01 February 2011

Has Achieving the UK Climate Change Act 2020 Target Gotten Easier?

The answer to the question posed in the title of this post is "Unfortunately, No."  But if you read to the end of this post you will find a reason why the answer might be "Unfortunately, Yes."

In recent years, as developed economies have seen downturns in their economic growth due to the global financial crisis, an inevitable consequence has been a corresponding decrease in carbon dioxide emissions. It would be tempting to conclude that based on the decrease in emissions, the 2020 UK Climate Change Act target is now easier to reach. However the lesson that should be drawn is the folly of relying solely on carbon dioxide emissions as a policy metric, since emissions are so tightly coupled to economic growth.

The metric that we should be paying attention to is the rate of decarbonization of the economy, measured in carbon dioxide emissions per unit of GDP, as this integrates two metrics that we want to see go in different directions -- GDP up and emissions down. When we look at the decarbonization of the UK economy, we see that while the UK economy has continued to decarbonize in recent years -- significantly so in 2009 -- the overall challenge of decarbonizing the UK economy has changed very little.

I illustrate this with the following graph which provides an update to Figure 2 in my 2009 paper on the UK Climate Change Act
The figure shows the analysis as presented in the paper (the five transparent lines in the background corresponding to different projected rates of economic growth) which was based on GDP and carbon dioxide data through 2006.  I have updated the analysis through 2009 using updated data from Maddison and EIA (note that for 2009 I assumed a 4.9% decrease in UK GDP based on official data from the UK government here in PDF).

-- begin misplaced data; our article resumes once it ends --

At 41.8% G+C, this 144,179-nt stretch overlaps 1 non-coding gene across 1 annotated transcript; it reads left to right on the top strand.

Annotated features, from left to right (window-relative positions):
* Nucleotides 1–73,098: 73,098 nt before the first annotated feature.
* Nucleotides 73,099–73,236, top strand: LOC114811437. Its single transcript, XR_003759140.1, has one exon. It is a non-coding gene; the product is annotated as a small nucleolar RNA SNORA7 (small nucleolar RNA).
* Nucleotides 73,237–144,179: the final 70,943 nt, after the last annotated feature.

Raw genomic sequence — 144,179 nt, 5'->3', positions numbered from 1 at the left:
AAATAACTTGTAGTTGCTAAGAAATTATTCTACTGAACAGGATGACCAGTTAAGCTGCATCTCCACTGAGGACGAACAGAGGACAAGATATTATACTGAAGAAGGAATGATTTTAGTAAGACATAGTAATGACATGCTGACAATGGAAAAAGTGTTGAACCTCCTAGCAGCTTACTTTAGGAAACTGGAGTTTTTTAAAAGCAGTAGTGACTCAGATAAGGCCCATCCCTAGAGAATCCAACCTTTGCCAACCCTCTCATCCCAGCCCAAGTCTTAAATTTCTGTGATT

The four red dots connected with the red line show actual decarbonization of the UK economy from 2006 to 2009.  This data is encouraging as it shows a significant rate of decarbonization during the economic crisis.  It is not directly comparable to the dim lines underneath since GDP growth (contraction) fell outside the bounds of my 2009 analysis. The dashed black line shows the rate of decarbonization implied by a 2.0% GDP growth 2010 to 2022, based on the updated data.  There is some reason to believe that 2010 actually saw a recarbonization of the UK economy, which would imply that the next red dot would be higher than the one for 2009 -- we shall see when official data is released.

Regardless what happened in 2010, the implication of the updated graph is virtually identical to the conclusions that I reached in the 2009 paper and in The Climate Fix:  To be on target to meet its 2020 emissions reduction target the UK needs to become as carbon efficient as France by no later than 2015, under any positive future GDP growth.  The reduction in emissions in 2009 do not alter that conclusion. The overall sense I get from media reports is that this reality is generally, if not universally, understood.

Now for something interesting that I cannot explain [UPDATE: See the comments for a valuable exchange with the ever-helpful Harrywr2.].  I routinely use the US EIA data on carbon dioxide emissions, because it is authoritative and they use an apples-to-apples approach for all countries around the world, enabling comparative and aggregated analysis.  But when comparing the US EIA data with the official data from the UK (here in PDF) there is a distinct bias -- the UK has its emissions growing at a considerably slower rate than does EIA, as shown in the following figure.
A comparison of the data sets shows that the figures for 1990 through 2000 differ by 2% or less. For 2009 they differ by about 7% with the UK government figures lower than US EIA.  I can't explain the difference. Obviously, accounting practices make a big difference for policy evaluation. I suppose that it would be possible for the UK government to meet its targets via changes in accounting rather than via changes in rates of decarbonization in the actual economy.  So perhaps reaching the targets implied by the UK Climate Change Act is getting easier after all.